Phrase "the cost of flying"?

Hi,
Please have a look at this:

I don’t often travel by air because the cost of travelling is very high.

=> Is the use of “the cost of flying” here natural?
And is there any other way of expressing the idea? “the cost of air-travelling”?

Many thanks
Nessie.

“The cost of flying” is fine, and “the cost of air travel” is also good.

Don’t ask me what the difference is, because there isn’t any. :wink:

“I don’t often travel by air because/as flights are expensive” might be useful.

“flights are expensive”? Is it really a natural and native usage? :open_mouth:

Yes, “because flights are expensive” is perfectly natural English. “As flights are expensive” sounds a little archaic and literary, but “for flights are expensive” would sound VERY old!

Please don’t ask me the difference in meaning between them, because there isn’t any. :wink:

Thanks a lot, Jamie.
And first of all, terribly sorry for my “what’s the difference between/among…” all the time :D:D

Now I have another question: Here in my country, we are taught that all these words have the same meaning (of “because”): because, for, as, since, now that.
However we are not taught which is better to use and which is old or archaic, so I often use them quite freely to avoid using one word for so many times. Therefore, this is the first time I’ve known “for” and “as” sound old for this meaning. Could you please tell me more about them?

Many thanks
Nessie

“Because” is the most often used and the most neutral.

“Since” is also used for this meaning sometimes, and it’s also relatively neutral.

“As” is common, but sounds more literary and therefore a little archaic. Americans and Canadians, at least, don’t use it in speech, but we may use it in writing, usually in something formal, like a legal document.

“For” is VERY archaic, and you’d find it in Shakespeare or an old fairy tale.

“Now that” means something quite different. It announces a new situation, not the reason.

“Now that I have my debts paid, I can save some money.”
(The new situation is that I have no debts, so now I can save money.)

“Now that I’ve discovered the truth, I feel foolish about my old opinion.”
(I used to believed something, but it has just been shown to me that I was wrong. In this new situation, I feel foolish about what I used to think.)

So “as” is not a common conjunction in the US, right?

Do these sound “archaic and literary”?

[i]As it was getting late, I decided to book into a hotel.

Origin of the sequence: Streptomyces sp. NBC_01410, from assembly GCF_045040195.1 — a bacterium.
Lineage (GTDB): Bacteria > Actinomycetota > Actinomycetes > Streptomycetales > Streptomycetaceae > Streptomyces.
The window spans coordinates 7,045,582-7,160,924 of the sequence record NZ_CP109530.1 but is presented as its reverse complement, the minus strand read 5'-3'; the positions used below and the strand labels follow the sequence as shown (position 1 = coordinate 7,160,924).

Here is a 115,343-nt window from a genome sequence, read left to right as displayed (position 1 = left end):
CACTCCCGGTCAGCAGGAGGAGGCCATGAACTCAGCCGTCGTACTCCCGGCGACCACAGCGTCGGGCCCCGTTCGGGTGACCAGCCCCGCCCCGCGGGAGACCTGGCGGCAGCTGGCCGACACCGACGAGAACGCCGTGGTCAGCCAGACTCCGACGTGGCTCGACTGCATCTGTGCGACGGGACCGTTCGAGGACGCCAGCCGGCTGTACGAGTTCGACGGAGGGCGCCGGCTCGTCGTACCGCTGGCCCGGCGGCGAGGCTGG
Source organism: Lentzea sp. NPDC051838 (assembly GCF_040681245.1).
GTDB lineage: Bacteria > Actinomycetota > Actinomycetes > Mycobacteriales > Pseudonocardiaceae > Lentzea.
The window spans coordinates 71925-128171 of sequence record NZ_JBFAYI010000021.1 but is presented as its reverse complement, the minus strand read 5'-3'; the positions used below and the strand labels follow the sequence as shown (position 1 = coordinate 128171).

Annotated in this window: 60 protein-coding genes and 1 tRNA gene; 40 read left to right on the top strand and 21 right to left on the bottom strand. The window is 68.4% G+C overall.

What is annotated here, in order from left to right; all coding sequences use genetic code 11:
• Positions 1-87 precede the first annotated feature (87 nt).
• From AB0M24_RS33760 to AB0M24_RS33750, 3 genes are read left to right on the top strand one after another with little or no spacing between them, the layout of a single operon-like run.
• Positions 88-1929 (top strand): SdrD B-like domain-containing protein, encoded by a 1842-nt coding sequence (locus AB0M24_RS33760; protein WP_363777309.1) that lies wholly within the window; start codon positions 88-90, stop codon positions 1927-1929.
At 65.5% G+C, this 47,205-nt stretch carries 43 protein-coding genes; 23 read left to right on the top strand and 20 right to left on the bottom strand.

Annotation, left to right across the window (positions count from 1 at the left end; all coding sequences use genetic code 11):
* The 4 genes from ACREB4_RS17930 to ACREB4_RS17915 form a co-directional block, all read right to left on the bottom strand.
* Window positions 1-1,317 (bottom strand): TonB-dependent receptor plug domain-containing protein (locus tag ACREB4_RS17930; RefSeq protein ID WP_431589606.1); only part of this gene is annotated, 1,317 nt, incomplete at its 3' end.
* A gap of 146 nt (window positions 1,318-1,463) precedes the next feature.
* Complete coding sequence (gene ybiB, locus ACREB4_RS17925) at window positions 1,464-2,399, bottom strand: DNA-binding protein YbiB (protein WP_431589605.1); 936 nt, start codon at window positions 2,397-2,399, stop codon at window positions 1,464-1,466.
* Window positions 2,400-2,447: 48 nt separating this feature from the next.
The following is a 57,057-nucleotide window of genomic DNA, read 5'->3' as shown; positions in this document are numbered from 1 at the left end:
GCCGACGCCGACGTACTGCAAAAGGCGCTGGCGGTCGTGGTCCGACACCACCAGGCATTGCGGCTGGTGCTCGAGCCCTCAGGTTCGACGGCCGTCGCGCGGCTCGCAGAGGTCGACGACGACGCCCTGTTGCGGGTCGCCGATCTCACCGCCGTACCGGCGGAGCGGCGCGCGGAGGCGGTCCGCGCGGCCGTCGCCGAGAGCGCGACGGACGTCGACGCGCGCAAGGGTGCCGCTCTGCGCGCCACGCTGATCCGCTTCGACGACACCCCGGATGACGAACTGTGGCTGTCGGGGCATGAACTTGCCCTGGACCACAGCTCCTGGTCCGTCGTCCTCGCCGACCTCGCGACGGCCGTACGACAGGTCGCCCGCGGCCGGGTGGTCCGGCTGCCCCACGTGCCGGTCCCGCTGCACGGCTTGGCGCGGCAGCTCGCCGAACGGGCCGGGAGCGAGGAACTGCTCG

You can go first as you’re the oldest.[/i]

Therefore, this is the first time I’ve known “for” and “as” sound old for this meaning.

“For” does have an old feel to it, but not “as”, IMO. Maybe Jamie means that “as” sounds formal in the above use.

Yes, they sound quite archaic and literary. Most native English speakers in the world do not use “as” in that way, except in very formal writing.

A little bit later than the Bard (unless he was still writing in the year 2000) and wider than that genre, Jamie. In Time magazine, for example:

“They are equally delighted when Bette Midler’s title character is murdered in the film’s first scene, for she was, as flashbacks reveal, crazy mean. Almost everyone – including Jamie Lee Curtis, Neve Campbell and Casey Affleck – has a motive for offing her, but mostly what police chief Danny DeVito’s investigation reveals is a city-wide pattern of irredeemable obtuseness.”

Date (2000/03/06)
Title Can Irony Kill Comedy?
Author BY RICHARD SCHICKEL
Source time.com/time/magazine/artic … 73,00.html

“Besim Kadriu still keeps that photo in his wallet as a lucky charm, for while some people would opt for death rather than disfigurement, he considers himself a fortunate man. For one thing, a couple of centimeters farther back and that Serb bullet would have hit his brain. For another, he was reunited with Valbona and survived for three months in the care of…”

Date (2000/03/13)
Title The Face Of War
Author JONATHAN MARGOLIS

“George W. Bush and Trent Lott have said they wouldn’t fill out the long form because it invades their privacy. Well, I long for the long form. For I and most Americans I know feel cheated of our inalienable right to talk about ourselves.”

Date (2000/04/17)
Title Take My Privacy, Please
Author JOEL STEIN

A few hundred more examples here:

corpus.byu.edu/time/

Most Americans, you mean?

Then useful to students who may wish to write in a “very formal” way ,right?

Would you see this as an example of very formal English, Jamie?

As a footnote on the BrE use of “for” (conj.):

  1. The only way I’ll get to visit is if I can get a week or more off work to drive up there for a few days (because flights are expensive!).

— slightly modified, from Google.

There, while “because” sounds natural, “for” would sound humorous, or at least mock-formal (or mock-Biblical):

  1. The only way I’ll get to visit is if I can get a week or more off work to drive up there for a few days (for flights are expensive!).

In a heightened or academic context, “for” is possible. I would be quite surprised to hear it in non-ironic ordinary speech.

MrP